About the Canada
Gairdner Foundation

Our mission

The Canada Gairdner Awards celebrate the world’s best biomedical and global health researchers through seven annual awards.

The Gairdner Foundation was established in 1957 with the main goal of recognizing and rewarding international excellence in fundamental research that impacts human health. Annually, seven awards are given: five Canada Gairdner International Awards for biomedical research, one John Dirks Canada Gairdner Global Health Award, specifically for impact on global health issues, and one Canada Gairdner Wightman Award, reserved for a Canadian.

402 awards have been bestowed on laureates from over 40 countries and of those awardees, 96 have gone on to receive Nobel Prizes.

The Gairdner Foundation also engages in outreach programs across Canada and acts as a convener with the public, policymakers and other stakeholders on the impact of science on our everyday lives.

The Impact Of Your Support

We celebrate excellence through our Canada Gairdner Awards

We convene leaders through our international events

We inspire the next generation of scientists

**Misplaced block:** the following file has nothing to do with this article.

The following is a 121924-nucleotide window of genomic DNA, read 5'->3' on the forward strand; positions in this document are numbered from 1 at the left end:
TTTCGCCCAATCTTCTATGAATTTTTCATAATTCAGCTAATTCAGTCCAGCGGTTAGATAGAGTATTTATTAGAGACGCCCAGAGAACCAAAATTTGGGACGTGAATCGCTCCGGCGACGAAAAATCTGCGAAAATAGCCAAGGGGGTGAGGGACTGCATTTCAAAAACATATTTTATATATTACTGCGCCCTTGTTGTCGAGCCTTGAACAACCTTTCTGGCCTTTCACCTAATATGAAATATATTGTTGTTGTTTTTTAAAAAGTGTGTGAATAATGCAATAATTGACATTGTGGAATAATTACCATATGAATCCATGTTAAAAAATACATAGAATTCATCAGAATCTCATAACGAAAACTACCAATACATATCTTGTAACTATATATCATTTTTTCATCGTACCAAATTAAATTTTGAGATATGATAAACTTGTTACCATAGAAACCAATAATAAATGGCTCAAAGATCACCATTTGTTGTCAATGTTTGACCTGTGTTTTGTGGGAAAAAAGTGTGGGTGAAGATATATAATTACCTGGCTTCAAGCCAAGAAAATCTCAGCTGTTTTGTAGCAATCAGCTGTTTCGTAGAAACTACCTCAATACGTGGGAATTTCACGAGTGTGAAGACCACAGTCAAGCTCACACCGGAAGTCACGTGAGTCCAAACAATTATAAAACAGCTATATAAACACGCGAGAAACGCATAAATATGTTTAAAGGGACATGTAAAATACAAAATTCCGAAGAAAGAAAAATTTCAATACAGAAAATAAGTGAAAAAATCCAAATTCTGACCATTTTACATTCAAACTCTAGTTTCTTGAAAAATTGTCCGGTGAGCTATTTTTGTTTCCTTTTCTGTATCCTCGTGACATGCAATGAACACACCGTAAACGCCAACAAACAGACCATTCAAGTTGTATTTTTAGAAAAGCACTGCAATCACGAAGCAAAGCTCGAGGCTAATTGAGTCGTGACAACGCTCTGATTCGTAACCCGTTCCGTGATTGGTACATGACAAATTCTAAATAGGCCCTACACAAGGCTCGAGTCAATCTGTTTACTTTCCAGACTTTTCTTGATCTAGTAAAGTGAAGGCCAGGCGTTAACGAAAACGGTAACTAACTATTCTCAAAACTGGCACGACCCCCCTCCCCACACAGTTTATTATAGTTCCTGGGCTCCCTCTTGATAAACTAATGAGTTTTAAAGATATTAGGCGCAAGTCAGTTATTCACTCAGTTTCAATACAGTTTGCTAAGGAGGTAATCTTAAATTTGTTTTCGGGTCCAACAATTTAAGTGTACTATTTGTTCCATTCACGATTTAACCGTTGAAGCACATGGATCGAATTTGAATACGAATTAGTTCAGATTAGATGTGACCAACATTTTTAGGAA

By The Numbers


Since 1957, The Gairdner Foundation has distributed 402 awards for outstanding scientific research.


The number of countries that Gairdner awardees come from.


The number Gairdner awardees who have gone on to win the prestigious Nobel Prize.

Our Story

The Gairdner Foundation was established in 1957 with the main goal of awarding annual prizes to individual researchers whose discoveries in biomedical and global health research have had major impact on progress in science and on human health..

James A. Gairdner (known as Big Jim to his grandchildren) was, indeed, a larger than life figure.

Described by his friends as a talented maverick and visionary, he was a colourful personality who lived large. He was, by turns, an athlete, a soldier, a stockbroker, a businessman, a philanthropist and a landscape painter.

While he had always had an interest in medicine, it was the onset of severe arthritis in his early 50s that led Gairdner to become involved with the newly created Canadian Arthritis and Rheumatism Society. In 1957 he donated $500,000 to establish the Gairdner Foundation to recognize major research contributions in the conquest of disease and human suffering.

Gairdner’s decision to create awards that recognize outstanding discoveries by the world’s top scientists was, and continues to be, an act of extraordinary vision. Much of his original instruction regarding the process of selection and awarding of the prizes remains in place today, contributing to the current stature of the Canada Gairdner Awards.